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  1. Thank you very much with the warning. I think its the best art advice I have ever got and ever will. Health comes first. Great to hear about you getting work and in the same vein.



  2. It took a lot of courage to close up shop, I am sure. Even if the shop closed, though, the creativity did not stop. Your creativity and support to other creative people seems endless. Thanks for sharing your story, and for all that you do to help us creative folk grounded in the realities of art and life!

  3. Carolyn, we met at Judith’s salon last month. Your story almost made me cry as I have the same problem with my thumbs and while it has not yet led to surgery, I am afraid it is heading that way. The thought of not being able to either sew or paint scares me. What do you do to satisfy your creativity urge?

    Thanks for sharing that raw truth.

    • Lesley, the good news is that no matter how bad your hands are, the surgery works the same. I had a small tendon from my forearm surgically removed and it replaces the joint in the thumb. My left hand, which was operated on several years ago, is about 80% of its original strength. Plus you have other options – cortisone, therapy, etc. Just see a good hand specialist, and I think you will feel better about it.

  4. You were blessed to find a new career so quickly, it must have been in the cards for you to make that shift. I know I’ve mentioned I’ve got my own version of occupational injury from nearly 20 years of transcription, and as much as I want to be where you WERE, with a busy jewelry studio and many wholesale accounts, this makes me concerned about trading one kind of unhealthy job for another, since jewelry work also requires a lot of sitting and repetitive tasks. Hopefully I can find ways to work that are less stressful on the body and more balanced, and hire help for some of those tasks soon as it’s feasible.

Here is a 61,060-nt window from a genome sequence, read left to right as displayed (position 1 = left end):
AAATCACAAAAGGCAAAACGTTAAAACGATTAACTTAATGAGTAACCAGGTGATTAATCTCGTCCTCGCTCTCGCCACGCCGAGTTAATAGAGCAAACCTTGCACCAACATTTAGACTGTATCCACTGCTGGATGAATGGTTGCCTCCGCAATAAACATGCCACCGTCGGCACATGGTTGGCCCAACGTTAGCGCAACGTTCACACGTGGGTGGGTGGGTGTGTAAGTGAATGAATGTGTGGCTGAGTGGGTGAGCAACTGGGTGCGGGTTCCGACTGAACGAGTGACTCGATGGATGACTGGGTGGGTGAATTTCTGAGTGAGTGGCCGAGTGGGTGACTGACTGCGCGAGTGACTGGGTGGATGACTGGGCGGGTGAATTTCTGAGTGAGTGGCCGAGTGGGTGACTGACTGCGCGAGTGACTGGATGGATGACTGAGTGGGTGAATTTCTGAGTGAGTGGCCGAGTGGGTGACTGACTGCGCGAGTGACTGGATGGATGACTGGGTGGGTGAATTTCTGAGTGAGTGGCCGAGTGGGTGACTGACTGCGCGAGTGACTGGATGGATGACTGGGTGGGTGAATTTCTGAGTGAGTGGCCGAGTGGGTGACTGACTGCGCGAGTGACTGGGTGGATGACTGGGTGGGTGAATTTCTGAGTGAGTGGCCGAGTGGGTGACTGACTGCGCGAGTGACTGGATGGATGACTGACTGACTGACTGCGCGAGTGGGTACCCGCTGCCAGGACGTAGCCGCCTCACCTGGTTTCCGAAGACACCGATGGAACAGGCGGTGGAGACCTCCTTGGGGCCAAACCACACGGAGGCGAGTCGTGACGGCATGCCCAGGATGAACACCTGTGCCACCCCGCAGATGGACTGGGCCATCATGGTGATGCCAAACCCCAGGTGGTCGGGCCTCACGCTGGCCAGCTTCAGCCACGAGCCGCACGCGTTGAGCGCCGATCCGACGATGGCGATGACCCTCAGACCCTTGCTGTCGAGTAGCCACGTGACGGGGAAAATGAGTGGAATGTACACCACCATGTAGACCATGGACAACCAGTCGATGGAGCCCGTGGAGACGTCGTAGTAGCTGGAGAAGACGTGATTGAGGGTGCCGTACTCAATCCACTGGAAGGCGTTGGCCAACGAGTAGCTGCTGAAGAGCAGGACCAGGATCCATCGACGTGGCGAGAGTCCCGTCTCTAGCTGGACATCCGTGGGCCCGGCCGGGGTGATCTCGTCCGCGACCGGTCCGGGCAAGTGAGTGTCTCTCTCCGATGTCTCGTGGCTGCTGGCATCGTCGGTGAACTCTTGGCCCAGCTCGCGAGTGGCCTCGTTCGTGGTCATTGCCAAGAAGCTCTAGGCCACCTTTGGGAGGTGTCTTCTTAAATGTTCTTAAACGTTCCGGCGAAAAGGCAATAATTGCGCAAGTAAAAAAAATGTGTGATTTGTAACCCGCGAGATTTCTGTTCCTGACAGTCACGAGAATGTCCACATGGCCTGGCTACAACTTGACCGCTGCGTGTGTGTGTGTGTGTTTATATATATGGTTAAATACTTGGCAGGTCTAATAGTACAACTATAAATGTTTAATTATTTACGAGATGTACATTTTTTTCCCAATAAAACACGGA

• Diane, I just spoke to a jeweler (about my same age) the other day who works with silver, and she has no injury whatsoever. I do think it’s partly your genes. But be careful, get help where you need to, and pay attention to your body. I know that you already do that!

      • good to know, Carolyn. You’re right, it’s different for everyone. I’m still working on the disc issue and have had minor improvements, but it’s been a very slow process. I have many regrets about not paying more attention to good spinal hygiene sooner, but I can’t do it over, so I am trying to figure out a way to work without so much sitting. I think I may have more options with the jewelry than the transcription for that, at least. I’m hoping to connect with you soon for a consult. 🙂